Using your identity in the public sector 

March 5, 2018

Newcastle-based Executive Compass is a consultancy that specialises in bid, tender and pre-qualification writing and management. Here, its director of sales and marketing, Amy Forshaw, reveals why it’s so important for companies to effectively reflect their brand when bidding for public sector work

As a contractor, it’s easy to believe that the services you provide within the public sector are being ‘absorbed’ or ‘swallowed up’. Your unique ways of working, your service offering and your identity are eaten up by the larger machine. You play by their rules, you work to their procedures and you give them what they ask for. In the process, the reason that you wanted to work in the public sector in the first place, the reason that the buyer chose you, and your core identity, are lost.

But it doesn’t need to be that way.

Your brand and your identity are much more than just marketing collateral. They represent the thoughts and feelings that are conjured up whenever someone hears your name, sees your logo or otherwise recognises your company. You use this perception all the time to communicate what it is that you do; what it is that makes you special. Bidding and tendering are no exception.

A typical tender process sees each bidder answering a series of questions. Everything has to be aligned to the specification, which can often be highly prescriptive. It’s possible to become so bogged down in complying with the tender requirements that you can forget who you are, and what you are really selling. It is your energy, your passion and your vision for service delivery, all of which are communicated by your brand.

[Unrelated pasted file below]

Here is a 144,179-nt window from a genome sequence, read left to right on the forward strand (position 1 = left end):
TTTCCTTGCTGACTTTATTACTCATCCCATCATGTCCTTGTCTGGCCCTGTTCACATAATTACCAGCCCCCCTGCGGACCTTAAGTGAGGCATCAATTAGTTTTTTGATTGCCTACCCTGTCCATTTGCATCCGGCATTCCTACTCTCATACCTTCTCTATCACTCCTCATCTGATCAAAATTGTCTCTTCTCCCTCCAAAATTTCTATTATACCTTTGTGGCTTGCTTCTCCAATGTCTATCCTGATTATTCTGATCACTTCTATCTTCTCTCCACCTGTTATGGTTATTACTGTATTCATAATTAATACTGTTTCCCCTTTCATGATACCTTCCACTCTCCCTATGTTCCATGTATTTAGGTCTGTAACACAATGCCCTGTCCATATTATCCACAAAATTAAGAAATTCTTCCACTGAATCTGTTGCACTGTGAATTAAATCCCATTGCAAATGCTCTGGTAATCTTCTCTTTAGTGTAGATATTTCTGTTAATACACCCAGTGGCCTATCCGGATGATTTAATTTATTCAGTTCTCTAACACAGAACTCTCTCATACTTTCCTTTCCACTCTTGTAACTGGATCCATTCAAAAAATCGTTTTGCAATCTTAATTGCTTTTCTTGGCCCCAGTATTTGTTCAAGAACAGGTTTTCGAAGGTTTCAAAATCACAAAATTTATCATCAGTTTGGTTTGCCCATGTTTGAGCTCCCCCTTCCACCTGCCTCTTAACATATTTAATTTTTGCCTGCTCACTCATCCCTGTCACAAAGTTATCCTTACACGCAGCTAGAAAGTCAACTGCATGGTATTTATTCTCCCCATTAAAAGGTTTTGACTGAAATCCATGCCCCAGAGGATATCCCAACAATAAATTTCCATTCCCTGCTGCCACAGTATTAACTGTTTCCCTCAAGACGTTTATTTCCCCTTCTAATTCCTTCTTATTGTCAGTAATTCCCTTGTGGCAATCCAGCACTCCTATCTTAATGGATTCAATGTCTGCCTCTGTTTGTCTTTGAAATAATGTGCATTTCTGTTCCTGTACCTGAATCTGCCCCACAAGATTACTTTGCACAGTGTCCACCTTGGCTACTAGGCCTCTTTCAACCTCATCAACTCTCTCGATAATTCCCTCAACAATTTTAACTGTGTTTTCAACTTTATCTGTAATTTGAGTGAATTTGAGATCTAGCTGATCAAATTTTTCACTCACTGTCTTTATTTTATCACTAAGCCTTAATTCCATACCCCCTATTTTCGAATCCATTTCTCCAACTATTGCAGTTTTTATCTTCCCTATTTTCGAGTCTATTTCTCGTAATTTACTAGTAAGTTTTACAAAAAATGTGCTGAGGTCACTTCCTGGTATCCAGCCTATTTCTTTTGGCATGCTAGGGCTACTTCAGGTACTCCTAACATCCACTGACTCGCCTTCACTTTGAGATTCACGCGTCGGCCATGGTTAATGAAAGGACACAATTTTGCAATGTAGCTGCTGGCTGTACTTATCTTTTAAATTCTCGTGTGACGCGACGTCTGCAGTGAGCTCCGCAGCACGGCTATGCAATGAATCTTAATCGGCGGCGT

Whenever you tender for work, take a step back and think about why the process exists. Completing a tender isn’t just about going through the motions and giving them what they ask for. It is all about selling and, more to the point, selling yourselves. Yes, we will give you what you have asked for, but much more importantly than that, we are the right people to help you achieve what you want to achieve. In the process, you should use your brand – but don’t rely on it. Think about what your brand signifies. Is it quality, credible and reliable? Whatever it is, your aim should be to:

· Project that image of who you are and what you do

· Link it to clear and tangible aspects of your service delivery methodology

· Connect it to the buyer’s desired outcomes

With this mindset, you are never just answering the questions; you are essentially taking the buyer on a tour of your organisation. The more that they can see and feel the way that your organisation lives and breathes, the more they can trust you, and the more they can imagine working with you. Your tender should introduce the reader to the right people; people ultimately buy from people, so how can they imagine working with you if they don’t really know who you are? A good tender walks the buyer by the hand through the way that you work and demystifies any ‘black boxes’ – more so, it tells the buyer why you do things that way. Most of all, your tender should be putting a spotlight on everything that makes you ‘you’ and everything that makes your organisation unique.

Brand isn’t just a collection of signs, symbols and colours. It is the projection of the organisation, and all the emotions and feelings that that brings. In the same way, your tender shouldn’t just be something that you write. It should be a projection of who you are.

Executive Compass

Scroll to next article
Go to

Supporting role: Daniel O'Mahoney and Sarah O'Mahoney